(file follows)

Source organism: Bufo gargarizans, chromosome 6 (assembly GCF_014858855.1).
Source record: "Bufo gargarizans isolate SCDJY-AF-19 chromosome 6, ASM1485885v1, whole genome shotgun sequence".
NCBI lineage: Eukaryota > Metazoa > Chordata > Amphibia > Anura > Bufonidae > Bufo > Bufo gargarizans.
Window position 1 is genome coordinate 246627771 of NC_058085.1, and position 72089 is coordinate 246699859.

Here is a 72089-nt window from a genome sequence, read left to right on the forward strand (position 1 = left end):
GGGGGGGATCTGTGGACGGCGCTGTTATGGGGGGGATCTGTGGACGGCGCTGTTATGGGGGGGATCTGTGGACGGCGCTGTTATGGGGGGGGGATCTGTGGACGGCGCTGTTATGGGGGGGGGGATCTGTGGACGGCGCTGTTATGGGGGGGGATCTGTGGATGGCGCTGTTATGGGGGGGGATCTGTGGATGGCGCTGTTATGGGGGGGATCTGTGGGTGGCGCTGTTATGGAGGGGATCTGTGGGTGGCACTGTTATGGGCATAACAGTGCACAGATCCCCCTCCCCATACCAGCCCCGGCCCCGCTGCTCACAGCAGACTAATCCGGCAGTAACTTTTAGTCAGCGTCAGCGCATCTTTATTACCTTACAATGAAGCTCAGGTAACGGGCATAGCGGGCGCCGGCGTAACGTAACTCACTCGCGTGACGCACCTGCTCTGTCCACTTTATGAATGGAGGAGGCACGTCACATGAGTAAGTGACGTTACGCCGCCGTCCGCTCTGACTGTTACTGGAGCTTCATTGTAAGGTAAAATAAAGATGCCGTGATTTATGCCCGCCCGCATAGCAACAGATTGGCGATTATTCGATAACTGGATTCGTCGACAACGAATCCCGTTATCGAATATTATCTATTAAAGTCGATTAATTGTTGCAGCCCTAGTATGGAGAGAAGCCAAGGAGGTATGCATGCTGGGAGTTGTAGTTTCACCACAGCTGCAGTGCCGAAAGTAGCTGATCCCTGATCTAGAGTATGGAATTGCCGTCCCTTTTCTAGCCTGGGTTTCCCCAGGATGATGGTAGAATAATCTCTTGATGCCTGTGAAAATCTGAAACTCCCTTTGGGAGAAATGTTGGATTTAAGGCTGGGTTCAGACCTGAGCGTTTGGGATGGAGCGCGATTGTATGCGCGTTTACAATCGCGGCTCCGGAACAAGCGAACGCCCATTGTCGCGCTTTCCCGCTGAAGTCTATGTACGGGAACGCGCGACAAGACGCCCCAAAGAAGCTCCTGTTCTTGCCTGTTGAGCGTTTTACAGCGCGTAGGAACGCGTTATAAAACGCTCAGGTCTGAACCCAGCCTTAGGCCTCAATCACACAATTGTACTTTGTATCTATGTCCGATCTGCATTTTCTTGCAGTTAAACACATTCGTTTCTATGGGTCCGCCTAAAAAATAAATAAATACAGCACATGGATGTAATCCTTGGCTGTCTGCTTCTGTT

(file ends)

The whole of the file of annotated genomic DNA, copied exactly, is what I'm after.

Source organism: Bufo gargarizans, chromosome 6 (assembly GCF_014858855.1).
Source record: "Bufo gargarizans isolate SCDJY-AF-19 chromosome 6, ASM1485885v1, whole genome shotgun sequence".
NCBI lineage: Eukaryota > Metazoa > Chordata > Amphibia > Anura > Bufonidae > Bufo > Bufo gargarizans.
Window position 1 is genome coordinate 246627771 of NC_058085.1, and position 72089 is coordinate 246699859.

Here is a 72089-nt window from a genome sequence, read left to right on the forward strand (position 1 = left end):
GGGGGGGATCTGTGGACGGCGCTGTTATGGGGGGGATCTGTGGACGGCGCTGTTATGGGGGGGATCTGTGGACGGCGCTGTTATGGGGGGGGGATCTGTGGACGGCGCTGTTATGGGGGGGGGGATCTGTGGACGGCGCTGTTATGGGGGGGGATCTGTGGATGGCGCTGTTATGGGGGGGGATCTGTGGATGGCGCTGTTATGGGGGGGATCTGTGGGTGGCGCTGTTATGGAGGGGATCTGTGGGTGGCACTGTTATGGGCATAACAGTGCACAGATCCCCCTCCCCATACCAGCCCCGGCCCCGCTGCTCACAGCAGACTAATCCGGCAGTAACTTTTAGTCAGCGTCAGCGCATCTTTATTACCTTACAATGAAGCTCAGGTAACGGGCATAGCGGGCGCCGGCGTAACGTAACTCACTCGCGTGACGCACCTGCTCTGTCCACTTTATGAATGGAGGAGGCACGTCACATGAGTAAGTGACGTTACGCCGCCGTCCGCTCTGACTGTTACTGGAGCTTCATTGTAAGGTAAAATAAAGATGCCGTGATTTATGCCCGCCCGCATAGCAACAGATTGGCGATTATTCGATAACTGGATTCGTCGACAACGAATCCCGTTATCGAATATTATCTATTAAAGTCGATTAATTGTTGCAGCCCTAGTATGGAGAGAAGCCAAGGAGGTATGCATGCTGGGAGTTGTAGTTTCACCACAGCTGCAGTGCCGAAAGTAGCTGATCCCTGATCTAGAGTATGGAATTGCCGTCCCTTTTCTAGCCTGGGTTTCCCCAGGATGATGGTAGAATAATCTCTTGATGCCTGTGAAAATCTGAAACTCCCTTTGGGAGAAATGTTGGATTTAAGGCTGGGTTCAGACCTGAGCGTTTGGGATGGAGCGCGATTGTATGCGCGTTTACAATCGCGGCTCCGGAACAAGCGAACGCCCATTGTCGCGCTTTCCCGCTGAAGTCTATGTACGGGAACGCGCGACAAGACGCCCCAAAGAAGCTCCTGTTCTTGCCTGTTGAGCGTTTTACAGCGCGTAGGAACGCGTTATAAAACGCTCAGGTCTGAACCCAGCCTTAGGCCTCAATCACACAATTGTACTTTGTATCTATGTCCGATCTGCATTTTCTTGCAGTTAAACACATTCGTTTCTATGGGTCCGCCTAAAAAATAAATAAATACAGCACATGGATGTAATCCTTGGCTGTCTGCTTCTGTT